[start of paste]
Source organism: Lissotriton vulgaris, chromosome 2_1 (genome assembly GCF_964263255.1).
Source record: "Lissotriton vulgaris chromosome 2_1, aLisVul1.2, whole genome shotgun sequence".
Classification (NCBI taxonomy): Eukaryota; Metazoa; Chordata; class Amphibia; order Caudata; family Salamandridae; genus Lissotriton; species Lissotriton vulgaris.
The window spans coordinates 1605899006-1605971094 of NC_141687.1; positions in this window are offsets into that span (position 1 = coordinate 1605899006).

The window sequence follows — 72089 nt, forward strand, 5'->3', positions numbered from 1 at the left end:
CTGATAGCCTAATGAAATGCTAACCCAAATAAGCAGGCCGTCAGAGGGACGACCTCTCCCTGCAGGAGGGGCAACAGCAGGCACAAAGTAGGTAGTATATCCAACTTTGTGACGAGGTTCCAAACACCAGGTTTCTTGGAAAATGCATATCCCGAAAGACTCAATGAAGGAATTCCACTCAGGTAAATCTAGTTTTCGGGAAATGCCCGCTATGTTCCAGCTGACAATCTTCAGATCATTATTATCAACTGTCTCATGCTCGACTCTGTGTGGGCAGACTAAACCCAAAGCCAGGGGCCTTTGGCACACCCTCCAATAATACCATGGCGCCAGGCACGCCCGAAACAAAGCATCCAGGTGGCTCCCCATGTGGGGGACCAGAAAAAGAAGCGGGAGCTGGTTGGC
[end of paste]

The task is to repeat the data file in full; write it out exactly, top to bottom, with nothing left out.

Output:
Source organism: Lissotriton vulgaris, chromosome 2_1 (genome assembly GCF_964263255.1).
Source record: "Lissotriton vulgaris chromosome 2_1, aLisVul1.2, whole genome shotgun sequence".
Classification (NCBI taxonomy): Eukaryota; Metazoa; Chordata; class Amphibia; order Caudata; family Salamandridae; genus Lissotriton; species Lissotriton vulgaris.
The window spans coordinates 1605899006-1605971094 of NC_141687.1; positions in this window are offsets into that span (position 1 = coordinate 1605899006).

The window sequence follows — 72089 nt, forward strand, 5'->3', positions numbered from 1 at the left end:
CTGATAGCCTAATGAAATGCTAACCCAAATAAGCAGGCCGTCAGAGGGACGACCTCTCCCTGCAGGAGGGGCAACAGCAGGCACAAAGTAGGTAGTATATCCAACTTTGTGACGAGGTTCCAAACACCAGGTTTCTTGGAAAATGCATATCCCGAAAGACTCAATGAAGGAATTCCACTCAGGTAAATCTAGTTTTCGGGAAATGCCCGCTATGTTCCAGCTGACAATCTTCAGATCATTATTATCAACTGTCTCATGCTCGACTCTGTGTGGGCAGACTAAACCCAAAGCCAGGGGCCTTTGGCACACCCTCCAATAATACCATGGCGCCAGGCACGCCCGAAACAAAGCATCCAGGTGGCTCCCCATGTGGGGGACCAGAAAAAGAAGCGGGAGCTGGTTGGC